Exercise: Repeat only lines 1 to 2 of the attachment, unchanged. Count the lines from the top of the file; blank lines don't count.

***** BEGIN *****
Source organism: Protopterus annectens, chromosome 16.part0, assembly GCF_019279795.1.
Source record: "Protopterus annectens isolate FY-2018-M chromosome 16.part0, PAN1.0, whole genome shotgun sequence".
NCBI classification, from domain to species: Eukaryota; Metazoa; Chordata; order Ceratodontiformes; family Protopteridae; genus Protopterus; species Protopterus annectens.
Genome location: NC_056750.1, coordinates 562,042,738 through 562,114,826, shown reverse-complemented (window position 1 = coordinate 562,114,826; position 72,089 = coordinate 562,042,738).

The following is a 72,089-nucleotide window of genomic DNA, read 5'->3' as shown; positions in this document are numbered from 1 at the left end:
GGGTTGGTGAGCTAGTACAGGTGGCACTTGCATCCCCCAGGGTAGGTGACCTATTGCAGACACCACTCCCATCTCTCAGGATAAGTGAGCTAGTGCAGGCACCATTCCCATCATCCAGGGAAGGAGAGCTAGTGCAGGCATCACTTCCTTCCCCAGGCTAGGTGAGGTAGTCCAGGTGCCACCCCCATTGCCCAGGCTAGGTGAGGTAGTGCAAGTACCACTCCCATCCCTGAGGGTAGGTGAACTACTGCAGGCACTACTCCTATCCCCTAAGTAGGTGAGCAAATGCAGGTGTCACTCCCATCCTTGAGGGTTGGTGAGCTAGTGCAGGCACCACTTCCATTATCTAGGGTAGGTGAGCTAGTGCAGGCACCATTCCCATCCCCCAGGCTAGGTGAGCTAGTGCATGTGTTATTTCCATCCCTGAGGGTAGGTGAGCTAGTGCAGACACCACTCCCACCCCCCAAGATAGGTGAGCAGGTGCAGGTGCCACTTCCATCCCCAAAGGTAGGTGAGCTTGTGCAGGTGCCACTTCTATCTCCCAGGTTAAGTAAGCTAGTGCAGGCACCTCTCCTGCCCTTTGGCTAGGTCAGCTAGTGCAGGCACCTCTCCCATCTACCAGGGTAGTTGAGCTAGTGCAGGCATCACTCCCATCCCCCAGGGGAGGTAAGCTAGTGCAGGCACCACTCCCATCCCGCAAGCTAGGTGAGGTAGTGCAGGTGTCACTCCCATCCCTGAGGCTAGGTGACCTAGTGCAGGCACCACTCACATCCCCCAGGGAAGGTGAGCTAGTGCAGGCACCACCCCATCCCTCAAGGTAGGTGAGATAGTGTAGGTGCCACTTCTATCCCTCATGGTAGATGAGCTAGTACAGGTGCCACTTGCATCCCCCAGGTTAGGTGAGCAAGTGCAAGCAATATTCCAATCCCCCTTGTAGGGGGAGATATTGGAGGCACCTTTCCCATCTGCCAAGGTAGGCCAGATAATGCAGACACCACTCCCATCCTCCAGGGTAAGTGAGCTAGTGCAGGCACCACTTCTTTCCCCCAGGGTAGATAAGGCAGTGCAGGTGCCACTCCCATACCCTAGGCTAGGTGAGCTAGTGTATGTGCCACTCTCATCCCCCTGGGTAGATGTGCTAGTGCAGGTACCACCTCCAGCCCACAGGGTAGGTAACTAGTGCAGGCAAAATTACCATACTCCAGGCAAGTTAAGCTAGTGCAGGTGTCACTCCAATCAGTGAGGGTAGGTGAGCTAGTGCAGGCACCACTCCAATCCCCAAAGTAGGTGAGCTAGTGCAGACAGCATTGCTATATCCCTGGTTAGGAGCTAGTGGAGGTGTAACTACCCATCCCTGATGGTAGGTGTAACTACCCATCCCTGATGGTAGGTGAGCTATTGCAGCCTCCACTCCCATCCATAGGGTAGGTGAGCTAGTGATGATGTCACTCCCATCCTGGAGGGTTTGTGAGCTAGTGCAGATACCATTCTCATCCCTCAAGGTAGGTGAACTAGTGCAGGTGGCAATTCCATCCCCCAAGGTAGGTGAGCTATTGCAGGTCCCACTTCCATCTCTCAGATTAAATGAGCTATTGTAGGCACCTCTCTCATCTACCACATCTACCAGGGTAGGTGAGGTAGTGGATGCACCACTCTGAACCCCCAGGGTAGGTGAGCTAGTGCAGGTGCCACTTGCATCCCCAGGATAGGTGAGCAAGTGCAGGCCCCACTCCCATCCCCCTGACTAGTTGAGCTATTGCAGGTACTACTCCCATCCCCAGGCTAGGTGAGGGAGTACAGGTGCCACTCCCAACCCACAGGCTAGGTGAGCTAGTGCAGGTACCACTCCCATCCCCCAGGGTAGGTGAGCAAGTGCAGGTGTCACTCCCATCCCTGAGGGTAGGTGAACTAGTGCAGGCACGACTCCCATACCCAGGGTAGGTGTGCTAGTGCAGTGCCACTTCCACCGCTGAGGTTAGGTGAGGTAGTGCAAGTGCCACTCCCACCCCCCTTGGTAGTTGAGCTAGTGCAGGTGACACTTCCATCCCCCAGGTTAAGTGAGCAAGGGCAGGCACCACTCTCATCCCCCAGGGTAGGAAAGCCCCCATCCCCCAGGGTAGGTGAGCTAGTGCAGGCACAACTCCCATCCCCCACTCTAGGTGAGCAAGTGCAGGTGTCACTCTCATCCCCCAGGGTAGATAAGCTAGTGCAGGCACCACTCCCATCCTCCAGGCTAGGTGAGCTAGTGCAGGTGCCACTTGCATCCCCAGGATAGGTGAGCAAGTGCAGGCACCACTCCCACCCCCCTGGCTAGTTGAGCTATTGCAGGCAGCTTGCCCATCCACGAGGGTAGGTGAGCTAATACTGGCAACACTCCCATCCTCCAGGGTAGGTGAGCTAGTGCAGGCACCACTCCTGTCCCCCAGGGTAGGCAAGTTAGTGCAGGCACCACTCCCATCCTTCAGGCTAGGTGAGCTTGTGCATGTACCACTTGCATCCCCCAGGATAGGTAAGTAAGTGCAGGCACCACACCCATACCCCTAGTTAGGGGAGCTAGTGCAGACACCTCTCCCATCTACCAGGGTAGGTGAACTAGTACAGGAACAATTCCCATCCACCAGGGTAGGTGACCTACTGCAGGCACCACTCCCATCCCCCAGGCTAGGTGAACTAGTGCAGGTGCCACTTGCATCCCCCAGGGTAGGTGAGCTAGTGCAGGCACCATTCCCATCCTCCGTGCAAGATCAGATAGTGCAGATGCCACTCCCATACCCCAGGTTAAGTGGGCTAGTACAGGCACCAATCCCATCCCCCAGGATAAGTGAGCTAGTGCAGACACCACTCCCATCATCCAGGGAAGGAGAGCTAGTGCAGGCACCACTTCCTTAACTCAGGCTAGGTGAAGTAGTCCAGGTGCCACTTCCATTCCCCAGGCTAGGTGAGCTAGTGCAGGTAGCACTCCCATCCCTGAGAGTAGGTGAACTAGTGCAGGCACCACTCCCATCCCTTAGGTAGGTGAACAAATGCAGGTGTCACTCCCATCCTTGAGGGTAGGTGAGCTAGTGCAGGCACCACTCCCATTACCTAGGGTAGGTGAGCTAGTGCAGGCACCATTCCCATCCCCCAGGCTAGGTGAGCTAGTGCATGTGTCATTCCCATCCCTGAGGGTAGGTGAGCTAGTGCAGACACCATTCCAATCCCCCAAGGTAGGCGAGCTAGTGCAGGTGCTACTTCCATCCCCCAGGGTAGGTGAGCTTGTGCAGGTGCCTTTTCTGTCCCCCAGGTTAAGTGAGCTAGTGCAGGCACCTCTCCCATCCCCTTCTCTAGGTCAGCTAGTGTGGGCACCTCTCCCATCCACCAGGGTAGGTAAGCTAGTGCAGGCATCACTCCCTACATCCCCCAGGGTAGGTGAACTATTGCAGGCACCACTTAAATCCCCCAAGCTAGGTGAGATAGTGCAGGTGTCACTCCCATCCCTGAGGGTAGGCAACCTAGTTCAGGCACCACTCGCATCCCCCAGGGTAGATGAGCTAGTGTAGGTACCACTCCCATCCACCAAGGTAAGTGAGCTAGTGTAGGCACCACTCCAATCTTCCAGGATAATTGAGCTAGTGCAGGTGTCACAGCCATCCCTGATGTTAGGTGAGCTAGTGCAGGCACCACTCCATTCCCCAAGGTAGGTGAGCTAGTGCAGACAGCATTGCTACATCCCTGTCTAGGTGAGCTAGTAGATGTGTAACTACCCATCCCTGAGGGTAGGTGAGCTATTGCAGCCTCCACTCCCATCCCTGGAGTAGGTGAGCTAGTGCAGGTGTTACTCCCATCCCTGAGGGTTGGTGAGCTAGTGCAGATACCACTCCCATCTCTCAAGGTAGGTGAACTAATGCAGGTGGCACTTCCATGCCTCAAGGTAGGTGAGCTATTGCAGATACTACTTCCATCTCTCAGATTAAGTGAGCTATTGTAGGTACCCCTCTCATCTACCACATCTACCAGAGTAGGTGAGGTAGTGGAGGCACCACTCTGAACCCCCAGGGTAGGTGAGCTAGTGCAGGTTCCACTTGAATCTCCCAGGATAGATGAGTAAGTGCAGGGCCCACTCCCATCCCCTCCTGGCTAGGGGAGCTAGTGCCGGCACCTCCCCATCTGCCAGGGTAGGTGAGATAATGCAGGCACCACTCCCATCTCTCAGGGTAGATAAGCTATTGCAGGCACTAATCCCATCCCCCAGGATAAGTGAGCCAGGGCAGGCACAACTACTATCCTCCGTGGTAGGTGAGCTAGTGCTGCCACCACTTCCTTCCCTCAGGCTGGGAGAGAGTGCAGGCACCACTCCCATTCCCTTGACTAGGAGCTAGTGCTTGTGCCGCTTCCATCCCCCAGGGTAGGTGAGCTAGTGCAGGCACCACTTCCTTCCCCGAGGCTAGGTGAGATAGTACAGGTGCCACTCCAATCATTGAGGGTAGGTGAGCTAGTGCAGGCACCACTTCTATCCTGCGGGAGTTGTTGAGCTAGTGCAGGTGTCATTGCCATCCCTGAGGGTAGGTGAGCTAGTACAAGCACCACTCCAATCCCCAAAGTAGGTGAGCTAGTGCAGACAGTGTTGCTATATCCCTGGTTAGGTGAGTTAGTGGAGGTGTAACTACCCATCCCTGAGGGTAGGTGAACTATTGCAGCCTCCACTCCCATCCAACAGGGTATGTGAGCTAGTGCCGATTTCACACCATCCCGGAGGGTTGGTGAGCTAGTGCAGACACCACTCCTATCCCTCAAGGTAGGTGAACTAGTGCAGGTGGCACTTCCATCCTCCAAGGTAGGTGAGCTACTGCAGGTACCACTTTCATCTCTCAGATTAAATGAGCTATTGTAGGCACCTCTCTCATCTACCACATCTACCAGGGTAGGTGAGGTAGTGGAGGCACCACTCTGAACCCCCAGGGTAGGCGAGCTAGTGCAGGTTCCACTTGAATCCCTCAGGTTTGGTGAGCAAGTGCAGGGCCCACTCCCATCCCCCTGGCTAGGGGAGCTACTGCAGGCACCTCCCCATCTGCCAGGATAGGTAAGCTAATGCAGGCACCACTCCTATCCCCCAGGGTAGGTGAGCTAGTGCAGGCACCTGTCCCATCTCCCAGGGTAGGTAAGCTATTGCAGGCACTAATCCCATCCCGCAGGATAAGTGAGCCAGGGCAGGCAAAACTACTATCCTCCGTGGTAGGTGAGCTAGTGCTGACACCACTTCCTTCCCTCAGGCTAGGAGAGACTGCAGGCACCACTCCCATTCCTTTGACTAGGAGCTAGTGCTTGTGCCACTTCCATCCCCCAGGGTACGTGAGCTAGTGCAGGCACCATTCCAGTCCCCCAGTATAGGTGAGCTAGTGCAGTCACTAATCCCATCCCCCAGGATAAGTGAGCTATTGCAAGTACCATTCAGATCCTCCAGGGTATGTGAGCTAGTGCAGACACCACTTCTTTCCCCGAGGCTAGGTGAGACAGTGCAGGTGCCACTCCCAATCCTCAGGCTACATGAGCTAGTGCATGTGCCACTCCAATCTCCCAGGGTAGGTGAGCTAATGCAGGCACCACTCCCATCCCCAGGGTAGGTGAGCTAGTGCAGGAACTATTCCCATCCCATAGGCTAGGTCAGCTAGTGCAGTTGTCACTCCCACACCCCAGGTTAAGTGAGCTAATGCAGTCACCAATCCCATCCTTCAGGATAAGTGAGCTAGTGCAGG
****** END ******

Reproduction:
Source organism: Protopterus annectens, chromosome 16.part0, assembly GCF_019279795.1.
Source record: "Protopterus annectens isolate FY-2018-M chromosome 16.part0, PAN1.0, whole genome shotgun sequence".